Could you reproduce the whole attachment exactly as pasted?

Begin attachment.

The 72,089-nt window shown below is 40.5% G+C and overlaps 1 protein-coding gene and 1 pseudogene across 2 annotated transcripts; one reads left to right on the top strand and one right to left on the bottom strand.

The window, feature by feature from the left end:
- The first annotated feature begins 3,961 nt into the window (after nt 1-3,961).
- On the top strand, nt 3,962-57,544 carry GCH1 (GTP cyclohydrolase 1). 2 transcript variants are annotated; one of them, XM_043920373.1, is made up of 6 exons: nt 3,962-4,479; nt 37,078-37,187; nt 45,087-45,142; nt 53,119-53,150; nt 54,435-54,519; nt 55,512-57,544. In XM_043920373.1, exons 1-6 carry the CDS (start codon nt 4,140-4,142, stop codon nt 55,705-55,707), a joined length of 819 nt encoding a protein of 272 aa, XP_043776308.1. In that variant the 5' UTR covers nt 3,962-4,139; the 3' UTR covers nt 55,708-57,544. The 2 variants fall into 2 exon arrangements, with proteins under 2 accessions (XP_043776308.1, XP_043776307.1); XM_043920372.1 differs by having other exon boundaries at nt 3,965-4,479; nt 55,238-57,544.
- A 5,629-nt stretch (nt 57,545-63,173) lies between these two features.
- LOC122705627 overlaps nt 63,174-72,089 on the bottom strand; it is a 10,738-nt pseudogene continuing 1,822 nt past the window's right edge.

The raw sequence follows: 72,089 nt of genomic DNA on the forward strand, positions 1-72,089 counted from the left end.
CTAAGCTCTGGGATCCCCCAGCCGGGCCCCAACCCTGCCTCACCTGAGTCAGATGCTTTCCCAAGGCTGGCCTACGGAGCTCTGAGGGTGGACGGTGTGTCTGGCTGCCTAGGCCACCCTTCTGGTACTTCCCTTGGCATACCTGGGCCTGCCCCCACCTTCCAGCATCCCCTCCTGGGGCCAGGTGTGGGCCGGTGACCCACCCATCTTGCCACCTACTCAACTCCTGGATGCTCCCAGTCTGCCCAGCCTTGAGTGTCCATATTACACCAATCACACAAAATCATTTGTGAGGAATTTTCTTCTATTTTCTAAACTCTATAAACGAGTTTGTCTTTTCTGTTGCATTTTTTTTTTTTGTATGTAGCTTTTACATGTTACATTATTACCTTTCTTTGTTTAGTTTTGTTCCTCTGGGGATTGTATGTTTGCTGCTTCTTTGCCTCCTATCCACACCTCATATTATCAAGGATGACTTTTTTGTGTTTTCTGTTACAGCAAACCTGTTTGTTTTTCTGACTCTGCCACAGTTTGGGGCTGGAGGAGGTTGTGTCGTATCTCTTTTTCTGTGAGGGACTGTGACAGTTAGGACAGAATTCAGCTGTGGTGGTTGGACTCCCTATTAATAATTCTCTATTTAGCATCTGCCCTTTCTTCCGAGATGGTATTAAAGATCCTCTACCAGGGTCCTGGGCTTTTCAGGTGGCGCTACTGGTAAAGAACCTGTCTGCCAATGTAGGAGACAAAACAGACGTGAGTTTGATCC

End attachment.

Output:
The 72,089-nt window shown below is 40.5% G+C and overlaps 1 protein-coding gene and 1 pseudogene across 2 annotated transcripts; one reads left to right on the top strand and one right to left on the bottom strand.

The window, feature by feature from the left end:
- The first annotated feature begins 3,961 nt into the window (after nt 1-3,961).
- On the top strand, nt 3,962-57,544 carry GCH1 (GTP cyclohydrolase 1). 2 transcript variants are annotated; one of them, XM_043920373.1, is made up of 6 exons: nt 3,962-4,479; nt 37,078-37,187; nt 45,087-45,142; nt 53,119-53,150; nt 54,435-54,519; nt 55,512-57,544. In XM_043920373.1, exons 1-6 carry the CDS (start codon nt 4,140-4,142, stop codon nt 55,705-55,707), a joined length of 819 nt encoding a protein of 272 aa, XP_043776308.1. In that variant the 5' UTR covers nt 3,962-4,139; the 3' UTR covers nt 55,708-57,544. The 2 variants fall into 2 exon arrangements, with proteins under 2 accessions (XP_043776308.1, XP_043776307.1); XM_043920372.1 differs by having other exon boundaries at nt 3,965-4,479; nt 55,238-57,544.
- A 5,629-nt stretch (nt 57,545-63,173) lies between these two features.
- LOC122705627 overlaps nt 63,174-72,089 on the bottom strand; it is a 10,738-nt pseudogene continuing 1,822 nt past the window's right edge.

The raw sequence follows: 72,089 nt of genomic DNA on the forward strand, positions 1-72,089 counted from the left end.
CTAAGCTCTGGGATCCCCCAGCCGGGCCCCAACCCTGCCTCACCTGAGTCAGATGCTTTCCCAAGGCTGGCCTACGGAGCTCTGAGGGTGGACGGTGTGTCTGGCTGCCTAGGCCACCCTTCTGGTACTTCCCTTGGCATACCTGGGCCTGCCCCCACCTTCCAGCATCCCCTCCTGGGGCCAGGTGTGGGCCGGTGACCCACCCATCTTGCCACCTACTCAACTCCTGGATGCTCCCAGTCTGCCCAGCCTTGAGTGTCCATATTACACCAATCACACAAAATCATTTGTGAGGAATTTTCTTCTATTTTCTAAACTCTATAAACGAGTTTGTCTTTTCTGTTGCATTTTTTTTTTTTGTATGTAGCTTTTACATGTTACATTATTACCTTTCTTTGTTTAGTTTTGTTCCTCTGGGGATTGTATGTTTGCTGCTTCTTTGCCTCCTATCCACACCTCATATTATCAAGGATGACTTTTTTGTGTTTTCTGTTACAGCAAACCTGTTTGTTTTTCTGACTCTGCCACAGTTTGGGGCTGGAGGAGGTTGTGTCGTATCTCTTTTTCTGTGAGGGACTGTGACAGTTAGGACAGAATTCAGCTGTGGTGGTTGGACTCCCTATTAATAATTCTCTATTTAGCATCTGCCCTTTCTTCCGAGATGGTATTAAAGATCCTCTACCAGGGTCCTGGGCTTTTCAGGTGGCGCTACTGGTAAAGAACCTGTCTGCCAATGTAGGAGACAAAACAGACGTGAGTTTGATCC